Writing email about traumatic events can improve health

May 22, 2002

COLLEGE STATION - Sure, it's a fast and convenient form of communication and even a method for proliferating corny jokes and outrageous hoaxes, but email, according to a new Texas A&M University study, may actually benefit a person's health when used properly.

The study, which is among the first to examine the effects of written expression via email on health, is also unique in that it was conducted by an undergraduate in the university's psychology department.

Texas A&M psychology major Erin Brown, working alongside psychology professor William Graziano and graduate student Brad Sheese, found that participants who wrote emails about their traumatic emotional experiences were healthier in the weeks following their writings than were those who wrote about non-emotional topics.

A university Honors Fellows program, which provides undergraduates an opportunity to conduct research in a post-graduate setting, gave Brown the chance to conduct the study, which was accepted for presentation at the American Psychological Association, in Chicago in August.

"It seems that people have always known that talking or writing about their problems helps them feel better, at least psychologically. The study we did provides empirical evidence that written emotional expression is also beneficial to physical health, even when conducted through email," Brown says.

Participants reported being sick for significantly fewer days than their counterparts and were less likely to miss class because of an illness, according to the study, which looked at about 150 college students.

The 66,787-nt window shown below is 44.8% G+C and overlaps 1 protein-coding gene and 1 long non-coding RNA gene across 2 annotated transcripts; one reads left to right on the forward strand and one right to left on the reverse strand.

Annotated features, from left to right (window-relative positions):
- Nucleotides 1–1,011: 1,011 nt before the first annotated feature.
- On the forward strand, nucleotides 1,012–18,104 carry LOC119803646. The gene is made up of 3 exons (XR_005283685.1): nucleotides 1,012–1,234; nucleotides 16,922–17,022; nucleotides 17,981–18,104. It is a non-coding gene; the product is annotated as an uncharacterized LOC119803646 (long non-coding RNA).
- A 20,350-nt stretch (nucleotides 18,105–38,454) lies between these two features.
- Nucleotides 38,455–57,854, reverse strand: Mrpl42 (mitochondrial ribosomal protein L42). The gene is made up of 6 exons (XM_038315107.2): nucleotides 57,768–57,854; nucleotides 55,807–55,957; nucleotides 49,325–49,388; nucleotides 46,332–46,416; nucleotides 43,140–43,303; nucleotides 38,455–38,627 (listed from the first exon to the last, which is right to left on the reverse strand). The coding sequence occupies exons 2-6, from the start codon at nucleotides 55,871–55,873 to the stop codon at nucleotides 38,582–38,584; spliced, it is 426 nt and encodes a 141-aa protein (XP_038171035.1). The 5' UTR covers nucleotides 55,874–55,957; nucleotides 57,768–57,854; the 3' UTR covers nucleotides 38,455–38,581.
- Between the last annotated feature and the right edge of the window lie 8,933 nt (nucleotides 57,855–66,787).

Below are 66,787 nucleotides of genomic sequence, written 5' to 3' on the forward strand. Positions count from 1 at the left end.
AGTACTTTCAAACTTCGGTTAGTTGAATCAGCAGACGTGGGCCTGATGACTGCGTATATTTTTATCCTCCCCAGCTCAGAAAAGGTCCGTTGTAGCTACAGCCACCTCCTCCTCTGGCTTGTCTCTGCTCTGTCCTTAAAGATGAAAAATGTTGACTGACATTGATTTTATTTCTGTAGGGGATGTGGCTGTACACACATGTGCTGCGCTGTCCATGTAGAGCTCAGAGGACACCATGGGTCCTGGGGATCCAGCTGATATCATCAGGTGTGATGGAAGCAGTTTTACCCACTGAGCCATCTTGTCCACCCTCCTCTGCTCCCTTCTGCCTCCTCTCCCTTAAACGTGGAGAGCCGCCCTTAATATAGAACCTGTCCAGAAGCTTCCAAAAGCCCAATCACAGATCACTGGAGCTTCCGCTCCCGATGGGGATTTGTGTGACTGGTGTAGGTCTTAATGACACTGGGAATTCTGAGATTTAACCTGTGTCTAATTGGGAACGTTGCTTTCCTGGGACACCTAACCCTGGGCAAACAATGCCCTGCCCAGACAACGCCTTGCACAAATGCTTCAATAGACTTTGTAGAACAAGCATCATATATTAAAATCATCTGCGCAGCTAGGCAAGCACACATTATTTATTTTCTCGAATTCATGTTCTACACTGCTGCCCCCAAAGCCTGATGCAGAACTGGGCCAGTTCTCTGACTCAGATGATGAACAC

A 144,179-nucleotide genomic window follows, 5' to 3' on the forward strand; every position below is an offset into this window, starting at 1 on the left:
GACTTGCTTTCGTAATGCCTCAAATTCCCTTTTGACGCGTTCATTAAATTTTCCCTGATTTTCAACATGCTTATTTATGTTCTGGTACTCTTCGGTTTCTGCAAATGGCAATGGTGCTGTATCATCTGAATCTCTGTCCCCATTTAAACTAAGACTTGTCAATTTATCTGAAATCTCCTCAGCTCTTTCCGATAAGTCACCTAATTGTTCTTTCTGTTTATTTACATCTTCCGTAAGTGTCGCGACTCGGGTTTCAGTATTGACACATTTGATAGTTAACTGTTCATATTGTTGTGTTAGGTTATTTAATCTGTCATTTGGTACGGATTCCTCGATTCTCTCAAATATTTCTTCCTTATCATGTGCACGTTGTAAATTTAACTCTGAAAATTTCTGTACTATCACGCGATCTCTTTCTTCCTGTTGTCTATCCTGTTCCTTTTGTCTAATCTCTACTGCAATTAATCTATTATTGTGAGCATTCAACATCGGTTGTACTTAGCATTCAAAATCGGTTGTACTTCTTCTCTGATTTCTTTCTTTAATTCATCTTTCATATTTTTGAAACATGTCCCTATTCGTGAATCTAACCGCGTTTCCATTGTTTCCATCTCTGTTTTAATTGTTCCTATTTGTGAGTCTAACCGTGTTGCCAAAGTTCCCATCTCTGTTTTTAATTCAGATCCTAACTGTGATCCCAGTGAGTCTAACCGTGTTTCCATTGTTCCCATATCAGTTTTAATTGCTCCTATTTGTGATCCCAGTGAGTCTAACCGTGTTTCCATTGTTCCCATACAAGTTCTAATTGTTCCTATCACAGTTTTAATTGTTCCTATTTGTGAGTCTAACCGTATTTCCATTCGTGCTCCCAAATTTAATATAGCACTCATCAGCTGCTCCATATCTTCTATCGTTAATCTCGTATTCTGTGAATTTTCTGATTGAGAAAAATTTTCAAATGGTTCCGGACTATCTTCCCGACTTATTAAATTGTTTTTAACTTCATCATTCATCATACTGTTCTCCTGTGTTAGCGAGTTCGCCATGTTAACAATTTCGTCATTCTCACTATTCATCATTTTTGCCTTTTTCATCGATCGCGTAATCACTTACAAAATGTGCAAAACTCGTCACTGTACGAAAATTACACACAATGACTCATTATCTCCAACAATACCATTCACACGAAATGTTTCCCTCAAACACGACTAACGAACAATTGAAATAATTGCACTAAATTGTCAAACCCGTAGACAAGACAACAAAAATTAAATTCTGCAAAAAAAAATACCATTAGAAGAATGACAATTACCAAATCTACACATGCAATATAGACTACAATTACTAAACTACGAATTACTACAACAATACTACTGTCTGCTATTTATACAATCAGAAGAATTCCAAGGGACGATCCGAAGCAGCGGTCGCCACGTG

"Overall, these results suggest that even when administered through e-mail, the emotional writing treatment still produces positive health outcomes," Brown notes.

While she points out that more research is needed comparing the effects of e-mail writing assignments versus supervised in-lab assignments, Brown believes that the fact treatments work via e-mail is significant.

Similar writing treatments, which have been widely adopted in a variety of settings including hospices, outplacement facilities, support groups and even freshmen orientations at major universities, could reach a new level of convenience in the email form, she notes.

"It makes future implementation of such treatments easier for both the individuals giving the assignments and for the participants," she says. "Email administration requires fewer resources as well as possibly providing people with a more comfortable atmosphere in which to write about their experiences."

Brown is working on replicating the study's finding on a larger, 500-person sample, which she believes will yield similar results. She plans to continue to work on analysis of her data after graduation.
Contact: Ryan A. Garcia, (979)845-4680 or via email: rag@univrel.tamu.edu or William Graziano, (979)845-2567 or via email: wgg@psyc.tamu.edu.

Texas A&M University

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